An SMTP gateway can process lots of SMTP data. As the load increases, the server's network resources are put under pressure. The minimum network capacity should be a single 100-Mbps with full duplex network connection. Full duplex connections can receive and transmit data at the same time. Depending on the expected server load, a second 100-Mbps connection may be required, or moving to a gigabit Ethernet-based network. Sending around 140 messages per second, when the average message size is 50 KB, generates almost 13 Mbps of network traffic. Servers expected to handle a load greater than 7 Mbps should have either two 100-Mbps, full duplex network connections, or a single gigabit Ethernet network connection.

You can also use Network Load Balancing to balance SMTP traffic across multiple SMTP gateway servers.

When you design an SMTP server, consider the following recommendations:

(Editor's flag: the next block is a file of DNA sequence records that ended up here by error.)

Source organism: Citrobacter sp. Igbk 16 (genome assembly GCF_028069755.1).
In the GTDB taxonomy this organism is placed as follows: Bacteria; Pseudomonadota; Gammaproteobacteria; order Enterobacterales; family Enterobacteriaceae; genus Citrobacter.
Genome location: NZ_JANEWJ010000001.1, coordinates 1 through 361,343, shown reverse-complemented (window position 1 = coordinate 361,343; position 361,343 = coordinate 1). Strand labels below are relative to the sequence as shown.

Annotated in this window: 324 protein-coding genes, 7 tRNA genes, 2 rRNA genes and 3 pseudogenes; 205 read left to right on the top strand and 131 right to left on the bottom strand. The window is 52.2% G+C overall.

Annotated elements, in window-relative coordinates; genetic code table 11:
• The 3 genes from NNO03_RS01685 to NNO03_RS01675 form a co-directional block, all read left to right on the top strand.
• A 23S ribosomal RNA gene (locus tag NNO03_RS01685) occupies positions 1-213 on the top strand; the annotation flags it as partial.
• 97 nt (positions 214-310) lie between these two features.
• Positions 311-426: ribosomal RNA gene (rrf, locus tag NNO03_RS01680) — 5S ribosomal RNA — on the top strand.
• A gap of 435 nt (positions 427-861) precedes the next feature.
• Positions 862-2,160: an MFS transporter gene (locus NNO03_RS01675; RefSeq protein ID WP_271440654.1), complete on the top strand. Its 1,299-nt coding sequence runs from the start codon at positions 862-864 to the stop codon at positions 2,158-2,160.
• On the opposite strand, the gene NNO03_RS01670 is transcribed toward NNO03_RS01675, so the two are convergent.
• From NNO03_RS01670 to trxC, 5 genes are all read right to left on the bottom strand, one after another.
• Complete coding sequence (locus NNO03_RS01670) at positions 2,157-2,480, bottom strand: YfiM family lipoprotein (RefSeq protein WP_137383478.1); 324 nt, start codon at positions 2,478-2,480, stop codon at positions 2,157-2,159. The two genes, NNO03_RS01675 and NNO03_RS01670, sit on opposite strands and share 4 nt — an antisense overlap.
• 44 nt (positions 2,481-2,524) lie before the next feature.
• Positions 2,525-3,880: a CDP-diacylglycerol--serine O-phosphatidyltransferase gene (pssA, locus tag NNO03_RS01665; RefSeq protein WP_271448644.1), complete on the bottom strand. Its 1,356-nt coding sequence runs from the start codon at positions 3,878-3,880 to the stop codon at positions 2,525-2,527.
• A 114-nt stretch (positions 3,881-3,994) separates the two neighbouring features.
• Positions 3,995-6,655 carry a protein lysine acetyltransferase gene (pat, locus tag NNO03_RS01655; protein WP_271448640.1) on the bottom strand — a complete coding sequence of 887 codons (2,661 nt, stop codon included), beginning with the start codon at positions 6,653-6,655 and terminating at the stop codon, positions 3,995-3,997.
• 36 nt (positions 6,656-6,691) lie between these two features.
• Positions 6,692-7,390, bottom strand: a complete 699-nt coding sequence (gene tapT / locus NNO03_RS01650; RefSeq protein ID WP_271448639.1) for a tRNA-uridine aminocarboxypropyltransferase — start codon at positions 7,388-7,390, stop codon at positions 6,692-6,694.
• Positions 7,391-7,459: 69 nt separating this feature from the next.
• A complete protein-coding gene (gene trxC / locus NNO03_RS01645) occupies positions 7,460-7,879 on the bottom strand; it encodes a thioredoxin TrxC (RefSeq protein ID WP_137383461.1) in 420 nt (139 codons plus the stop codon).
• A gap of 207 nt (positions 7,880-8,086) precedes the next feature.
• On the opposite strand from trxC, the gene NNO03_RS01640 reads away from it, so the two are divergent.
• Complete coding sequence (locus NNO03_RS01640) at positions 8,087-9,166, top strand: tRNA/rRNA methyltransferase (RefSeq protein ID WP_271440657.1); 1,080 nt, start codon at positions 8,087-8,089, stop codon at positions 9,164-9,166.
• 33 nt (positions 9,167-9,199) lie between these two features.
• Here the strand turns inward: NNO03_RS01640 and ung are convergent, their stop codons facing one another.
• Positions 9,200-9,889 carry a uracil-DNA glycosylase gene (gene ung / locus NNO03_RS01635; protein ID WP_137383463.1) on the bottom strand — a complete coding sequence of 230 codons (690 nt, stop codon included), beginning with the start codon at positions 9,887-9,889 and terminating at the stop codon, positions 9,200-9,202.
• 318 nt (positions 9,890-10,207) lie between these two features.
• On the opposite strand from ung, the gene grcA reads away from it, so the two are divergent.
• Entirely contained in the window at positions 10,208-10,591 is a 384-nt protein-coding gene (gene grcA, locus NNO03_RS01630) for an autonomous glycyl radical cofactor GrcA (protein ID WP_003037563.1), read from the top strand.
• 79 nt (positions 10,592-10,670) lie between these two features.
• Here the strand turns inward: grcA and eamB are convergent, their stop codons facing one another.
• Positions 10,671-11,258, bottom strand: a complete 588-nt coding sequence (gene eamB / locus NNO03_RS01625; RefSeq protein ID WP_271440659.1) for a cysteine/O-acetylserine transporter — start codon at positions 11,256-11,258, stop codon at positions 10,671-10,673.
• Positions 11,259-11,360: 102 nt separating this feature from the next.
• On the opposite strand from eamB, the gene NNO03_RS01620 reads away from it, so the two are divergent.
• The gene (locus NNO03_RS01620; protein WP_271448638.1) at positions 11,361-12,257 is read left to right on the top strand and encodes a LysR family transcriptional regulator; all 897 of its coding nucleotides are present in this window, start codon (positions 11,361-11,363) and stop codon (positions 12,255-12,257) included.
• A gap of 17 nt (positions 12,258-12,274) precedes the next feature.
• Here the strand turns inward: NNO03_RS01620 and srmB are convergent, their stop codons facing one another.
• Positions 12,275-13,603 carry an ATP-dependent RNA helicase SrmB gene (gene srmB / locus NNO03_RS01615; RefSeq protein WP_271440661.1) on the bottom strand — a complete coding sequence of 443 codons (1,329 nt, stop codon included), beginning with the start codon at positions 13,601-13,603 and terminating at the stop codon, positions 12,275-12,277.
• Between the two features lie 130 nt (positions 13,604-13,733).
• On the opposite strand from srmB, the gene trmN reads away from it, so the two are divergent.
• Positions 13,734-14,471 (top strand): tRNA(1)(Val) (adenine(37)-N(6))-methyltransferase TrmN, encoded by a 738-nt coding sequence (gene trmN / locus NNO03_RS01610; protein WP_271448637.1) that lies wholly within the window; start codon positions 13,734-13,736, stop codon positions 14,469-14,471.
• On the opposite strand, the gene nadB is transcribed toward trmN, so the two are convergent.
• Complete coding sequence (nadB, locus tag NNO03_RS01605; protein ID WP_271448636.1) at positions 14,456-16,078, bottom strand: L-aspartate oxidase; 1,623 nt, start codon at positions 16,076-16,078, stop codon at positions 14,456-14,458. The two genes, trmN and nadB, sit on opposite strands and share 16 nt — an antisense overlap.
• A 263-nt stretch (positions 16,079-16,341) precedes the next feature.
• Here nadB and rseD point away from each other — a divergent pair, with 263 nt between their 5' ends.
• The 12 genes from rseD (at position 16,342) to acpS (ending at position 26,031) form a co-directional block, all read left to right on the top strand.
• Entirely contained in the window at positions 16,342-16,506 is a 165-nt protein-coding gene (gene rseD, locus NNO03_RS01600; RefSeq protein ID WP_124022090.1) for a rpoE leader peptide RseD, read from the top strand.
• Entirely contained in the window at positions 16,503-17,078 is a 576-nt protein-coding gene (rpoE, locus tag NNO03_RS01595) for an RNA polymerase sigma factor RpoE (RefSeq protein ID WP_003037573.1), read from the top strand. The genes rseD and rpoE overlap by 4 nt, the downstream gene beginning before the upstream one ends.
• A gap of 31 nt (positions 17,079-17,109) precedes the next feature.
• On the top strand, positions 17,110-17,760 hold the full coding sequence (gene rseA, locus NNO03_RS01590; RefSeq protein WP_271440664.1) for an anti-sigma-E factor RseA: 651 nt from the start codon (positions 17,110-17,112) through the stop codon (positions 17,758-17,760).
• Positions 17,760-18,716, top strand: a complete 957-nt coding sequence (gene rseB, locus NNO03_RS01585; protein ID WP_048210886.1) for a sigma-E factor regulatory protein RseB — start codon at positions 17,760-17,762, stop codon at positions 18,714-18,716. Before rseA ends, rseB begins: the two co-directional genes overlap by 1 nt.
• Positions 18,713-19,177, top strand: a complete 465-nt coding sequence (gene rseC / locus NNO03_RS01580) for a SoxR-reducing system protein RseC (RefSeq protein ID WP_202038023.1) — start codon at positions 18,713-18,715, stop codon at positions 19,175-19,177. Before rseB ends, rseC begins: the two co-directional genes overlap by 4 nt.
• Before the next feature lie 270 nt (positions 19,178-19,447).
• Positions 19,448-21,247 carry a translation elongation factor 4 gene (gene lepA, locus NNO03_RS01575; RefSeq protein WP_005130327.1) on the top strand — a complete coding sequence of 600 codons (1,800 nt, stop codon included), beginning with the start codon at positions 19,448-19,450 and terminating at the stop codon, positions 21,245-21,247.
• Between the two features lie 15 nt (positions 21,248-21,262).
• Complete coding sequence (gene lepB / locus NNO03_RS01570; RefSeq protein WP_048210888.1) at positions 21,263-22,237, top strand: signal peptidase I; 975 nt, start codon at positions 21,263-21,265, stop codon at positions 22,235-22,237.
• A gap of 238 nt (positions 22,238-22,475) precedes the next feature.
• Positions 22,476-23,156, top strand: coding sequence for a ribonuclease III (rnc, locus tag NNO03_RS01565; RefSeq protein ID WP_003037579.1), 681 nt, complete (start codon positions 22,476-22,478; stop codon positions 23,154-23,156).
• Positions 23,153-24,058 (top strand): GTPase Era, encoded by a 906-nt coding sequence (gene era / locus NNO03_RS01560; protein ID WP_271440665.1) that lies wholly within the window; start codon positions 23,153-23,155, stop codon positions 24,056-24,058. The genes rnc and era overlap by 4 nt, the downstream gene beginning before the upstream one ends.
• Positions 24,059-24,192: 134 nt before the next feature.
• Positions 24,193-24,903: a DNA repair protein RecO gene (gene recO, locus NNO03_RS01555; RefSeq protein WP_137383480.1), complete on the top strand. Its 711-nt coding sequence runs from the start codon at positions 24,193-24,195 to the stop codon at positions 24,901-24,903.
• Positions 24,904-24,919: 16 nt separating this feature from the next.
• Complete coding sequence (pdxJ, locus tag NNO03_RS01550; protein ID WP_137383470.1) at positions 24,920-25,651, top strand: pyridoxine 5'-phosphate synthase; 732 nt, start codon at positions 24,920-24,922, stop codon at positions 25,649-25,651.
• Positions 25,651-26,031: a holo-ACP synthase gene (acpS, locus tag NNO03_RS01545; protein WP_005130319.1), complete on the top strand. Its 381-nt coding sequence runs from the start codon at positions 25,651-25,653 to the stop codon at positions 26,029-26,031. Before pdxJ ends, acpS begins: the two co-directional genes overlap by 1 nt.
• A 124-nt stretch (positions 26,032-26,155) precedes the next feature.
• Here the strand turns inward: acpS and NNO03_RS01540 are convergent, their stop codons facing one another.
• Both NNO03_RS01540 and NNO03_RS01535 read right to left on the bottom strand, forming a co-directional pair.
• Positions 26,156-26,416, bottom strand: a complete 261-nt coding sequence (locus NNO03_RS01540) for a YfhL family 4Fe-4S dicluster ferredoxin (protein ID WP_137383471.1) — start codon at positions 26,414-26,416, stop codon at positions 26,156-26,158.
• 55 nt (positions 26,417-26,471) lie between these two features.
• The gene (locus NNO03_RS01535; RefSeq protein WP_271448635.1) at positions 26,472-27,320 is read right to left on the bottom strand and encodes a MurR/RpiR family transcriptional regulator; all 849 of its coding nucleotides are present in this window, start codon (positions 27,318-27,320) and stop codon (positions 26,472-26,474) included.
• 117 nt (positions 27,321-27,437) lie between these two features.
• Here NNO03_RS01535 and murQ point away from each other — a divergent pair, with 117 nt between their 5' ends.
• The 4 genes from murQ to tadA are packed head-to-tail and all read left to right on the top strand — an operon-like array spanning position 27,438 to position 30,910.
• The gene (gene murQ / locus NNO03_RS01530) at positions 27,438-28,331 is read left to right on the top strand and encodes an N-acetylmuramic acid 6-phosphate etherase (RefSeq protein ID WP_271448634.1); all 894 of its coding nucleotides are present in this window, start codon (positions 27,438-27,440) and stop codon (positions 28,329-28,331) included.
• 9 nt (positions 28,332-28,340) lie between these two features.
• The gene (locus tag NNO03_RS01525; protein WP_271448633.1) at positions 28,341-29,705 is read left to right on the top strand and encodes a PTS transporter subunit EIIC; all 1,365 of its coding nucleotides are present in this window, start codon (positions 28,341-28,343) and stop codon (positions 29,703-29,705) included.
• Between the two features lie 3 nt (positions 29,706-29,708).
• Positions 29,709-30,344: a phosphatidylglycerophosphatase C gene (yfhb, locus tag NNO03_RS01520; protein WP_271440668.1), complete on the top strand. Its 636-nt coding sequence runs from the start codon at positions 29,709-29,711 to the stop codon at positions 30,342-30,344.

• An SMTP gateway scales well on four-processor servers.
  • An SMTP gateway requires a minimum of 256 MB of RAM to manage large queues and expand distribution lists. A minimum of 512 MB of RAM is recommended.
  • SMTP gateways require lots of disk resources; at least seven disk writes are required for each message queued. The drive containing the queue on high-end servers should be configured as RAID0+1 with multiple disk spindles that use a write-caching array controller.
  • Two-processor gateways require a single 100-Mbps connection. High-end, four-processor servers should be fitted with two 100-Mbps connections or a single gigabit Ethernet connection.
  • SMTP traffic can be load balanced using Network Load Balancing, and encrypting SMTP traffic using TLS does not have a significant effect on the processor or memory requirements.